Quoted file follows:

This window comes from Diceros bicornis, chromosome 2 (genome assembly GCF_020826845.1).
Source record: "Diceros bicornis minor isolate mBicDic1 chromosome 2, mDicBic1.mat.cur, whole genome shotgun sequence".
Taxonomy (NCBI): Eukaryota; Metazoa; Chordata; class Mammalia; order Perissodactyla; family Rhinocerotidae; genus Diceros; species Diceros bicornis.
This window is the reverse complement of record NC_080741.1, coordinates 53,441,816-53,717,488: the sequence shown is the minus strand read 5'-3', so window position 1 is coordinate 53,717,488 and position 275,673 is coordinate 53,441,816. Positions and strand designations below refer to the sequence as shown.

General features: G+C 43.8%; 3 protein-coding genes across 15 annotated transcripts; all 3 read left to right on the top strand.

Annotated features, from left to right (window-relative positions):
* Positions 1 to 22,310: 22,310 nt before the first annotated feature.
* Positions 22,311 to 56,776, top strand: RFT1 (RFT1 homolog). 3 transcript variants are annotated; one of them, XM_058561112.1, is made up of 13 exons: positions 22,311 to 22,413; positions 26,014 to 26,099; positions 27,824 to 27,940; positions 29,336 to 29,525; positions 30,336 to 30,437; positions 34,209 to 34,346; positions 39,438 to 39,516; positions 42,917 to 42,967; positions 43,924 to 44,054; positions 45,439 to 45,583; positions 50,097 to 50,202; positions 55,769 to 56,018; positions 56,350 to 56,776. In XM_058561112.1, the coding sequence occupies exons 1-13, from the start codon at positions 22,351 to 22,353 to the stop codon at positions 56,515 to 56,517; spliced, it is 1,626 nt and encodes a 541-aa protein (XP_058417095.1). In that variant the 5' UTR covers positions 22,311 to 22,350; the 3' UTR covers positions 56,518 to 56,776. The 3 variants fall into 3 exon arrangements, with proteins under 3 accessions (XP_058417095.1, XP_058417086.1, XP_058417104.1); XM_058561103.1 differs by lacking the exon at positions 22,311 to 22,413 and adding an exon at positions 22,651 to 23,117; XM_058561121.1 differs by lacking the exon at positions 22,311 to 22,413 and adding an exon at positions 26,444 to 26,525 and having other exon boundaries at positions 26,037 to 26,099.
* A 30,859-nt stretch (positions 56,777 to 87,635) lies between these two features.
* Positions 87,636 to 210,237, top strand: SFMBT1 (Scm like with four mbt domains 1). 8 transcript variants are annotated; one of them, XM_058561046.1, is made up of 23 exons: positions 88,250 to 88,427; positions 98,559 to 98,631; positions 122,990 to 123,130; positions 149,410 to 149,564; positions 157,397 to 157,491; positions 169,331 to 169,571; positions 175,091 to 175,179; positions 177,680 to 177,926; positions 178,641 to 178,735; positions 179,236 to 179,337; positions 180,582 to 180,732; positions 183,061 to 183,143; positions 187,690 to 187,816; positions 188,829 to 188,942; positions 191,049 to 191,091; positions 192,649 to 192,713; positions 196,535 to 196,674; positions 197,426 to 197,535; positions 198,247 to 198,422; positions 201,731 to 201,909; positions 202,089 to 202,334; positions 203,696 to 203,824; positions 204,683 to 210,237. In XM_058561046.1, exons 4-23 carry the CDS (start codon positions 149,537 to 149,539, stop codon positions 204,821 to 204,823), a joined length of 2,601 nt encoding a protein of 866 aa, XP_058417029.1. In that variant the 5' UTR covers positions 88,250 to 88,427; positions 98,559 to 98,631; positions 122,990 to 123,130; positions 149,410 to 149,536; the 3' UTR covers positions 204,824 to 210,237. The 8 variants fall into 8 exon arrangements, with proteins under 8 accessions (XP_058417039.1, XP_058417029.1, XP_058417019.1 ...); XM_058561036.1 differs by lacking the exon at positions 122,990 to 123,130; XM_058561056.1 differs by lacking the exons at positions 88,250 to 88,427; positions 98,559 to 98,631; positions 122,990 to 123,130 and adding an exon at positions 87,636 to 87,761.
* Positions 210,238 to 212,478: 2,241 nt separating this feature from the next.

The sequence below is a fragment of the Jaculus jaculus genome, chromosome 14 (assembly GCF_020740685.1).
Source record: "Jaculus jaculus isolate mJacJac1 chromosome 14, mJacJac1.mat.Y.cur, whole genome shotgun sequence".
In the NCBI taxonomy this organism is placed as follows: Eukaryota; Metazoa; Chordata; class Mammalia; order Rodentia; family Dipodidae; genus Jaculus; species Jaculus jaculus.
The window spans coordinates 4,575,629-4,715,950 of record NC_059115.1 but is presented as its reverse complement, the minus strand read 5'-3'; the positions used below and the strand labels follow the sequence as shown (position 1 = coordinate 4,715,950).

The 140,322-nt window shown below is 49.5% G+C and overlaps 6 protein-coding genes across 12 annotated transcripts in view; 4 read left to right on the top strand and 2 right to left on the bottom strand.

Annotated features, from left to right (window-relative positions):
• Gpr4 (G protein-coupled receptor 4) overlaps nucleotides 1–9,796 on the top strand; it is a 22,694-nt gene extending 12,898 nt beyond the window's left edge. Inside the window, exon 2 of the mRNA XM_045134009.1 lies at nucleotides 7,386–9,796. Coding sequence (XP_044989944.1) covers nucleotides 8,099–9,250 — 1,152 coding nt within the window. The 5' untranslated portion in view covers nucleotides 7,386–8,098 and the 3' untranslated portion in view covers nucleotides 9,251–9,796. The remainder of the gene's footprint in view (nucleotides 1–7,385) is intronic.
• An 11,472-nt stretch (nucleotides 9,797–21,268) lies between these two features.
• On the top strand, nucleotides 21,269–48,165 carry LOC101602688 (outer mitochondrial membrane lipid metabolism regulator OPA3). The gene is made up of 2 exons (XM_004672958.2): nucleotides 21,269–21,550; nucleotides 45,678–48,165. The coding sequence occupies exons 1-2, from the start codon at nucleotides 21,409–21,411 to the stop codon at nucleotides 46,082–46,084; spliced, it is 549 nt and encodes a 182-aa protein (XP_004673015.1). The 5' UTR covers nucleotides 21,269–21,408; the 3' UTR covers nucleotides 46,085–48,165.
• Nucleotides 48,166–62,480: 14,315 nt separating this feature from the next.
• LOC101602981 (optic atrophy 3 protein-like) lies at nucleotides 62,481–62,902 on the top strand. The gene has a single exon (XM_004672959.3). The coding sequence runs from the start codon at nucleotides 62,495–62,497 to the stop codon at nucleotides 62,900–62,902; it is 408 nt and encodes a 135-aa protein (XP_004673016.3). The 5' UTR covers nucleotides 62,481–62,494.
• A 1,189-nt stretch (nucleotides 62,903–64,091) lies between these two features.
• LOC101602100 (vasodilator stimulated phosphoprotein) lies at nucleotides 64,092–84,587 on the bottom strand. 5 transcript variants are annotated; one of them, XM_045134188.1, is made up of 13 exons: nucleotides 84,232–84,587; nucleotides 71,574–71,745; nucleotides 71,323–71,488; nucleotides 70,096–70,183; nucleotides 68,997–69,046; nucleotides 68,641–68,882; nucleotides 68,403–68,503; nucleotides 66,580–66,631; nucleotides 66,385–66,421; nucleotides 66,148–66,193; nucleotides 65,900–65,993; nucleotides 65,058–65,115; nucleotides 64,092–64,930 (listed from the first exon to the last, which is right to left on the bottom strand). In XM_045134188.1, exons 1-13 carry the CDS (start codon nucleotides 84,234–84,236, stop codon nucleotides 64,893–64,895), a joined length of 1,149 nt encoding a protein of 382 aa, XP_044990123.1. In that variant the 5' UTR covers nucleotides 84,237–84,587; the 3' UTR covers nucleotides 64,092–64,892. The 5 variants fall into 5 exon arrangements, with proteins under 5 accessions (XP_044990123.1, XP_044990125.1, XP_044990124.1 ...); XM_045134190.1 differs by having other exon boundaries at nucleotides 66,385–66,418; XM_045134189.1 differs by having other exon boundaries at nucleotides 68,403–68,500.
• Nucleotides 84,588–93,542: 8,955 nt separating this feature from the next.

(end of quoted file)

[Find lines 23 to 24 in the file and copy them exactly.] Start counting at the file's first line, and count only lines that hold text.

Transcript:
• A 1,189-nt stretch (nucleotides 62,903–64,091) lies between these two features.
• LOC101602100 (vasodilator stimulated phosphoprotein) lies at nucleotides 64,092–84,587 on the bottom strand. 5 transcript variants are annotated; one of them, XM_045134188.1, is made up of 13 exons: nucleotides 84,232–84,587; nucleotides 71,574–71,745; nucleotides 71,323–71,488; nucleotides 70,096–70,183; nucleotides 68,997–69,046; nucleotides 68,641–68,882; nucleotides 68,403–68,503; nucleotides 66,580–66,631; nucleotides 66,385–66,421; nucleotides 66,148–66,193; nucleotides 65,900–65,993; nucleotides 65,058–65,115; nucleotides 64,092–64,930 (listed from the first exon to the last, which is right to left on the bottom strand). In XM_045134188.1, exons 1-13 carry the CDS (start codon nucleotides 84,234–84,236, stop codon nucleotides 64,893–64,895), a joined length of 1,149 nt encoding a protein of 382 aa, XP_044990123.1. In that variant the 5' UTR covers nucleotides 84,237–84,587; the 3' UTR covers nucleotides 64,092–64,892. The 5 variants fall into 5 exon arrangements, with proteins under 5 accessions (XP_044990123.1, XP_044990125.1, XP_044990124.1 ...); XM_045134190.1 differs by having other exon boundaries at nucleotides 66,385–66,418; XM_045134189.1 differs by having other exon boundaries at nucleotides 68,403–68,500.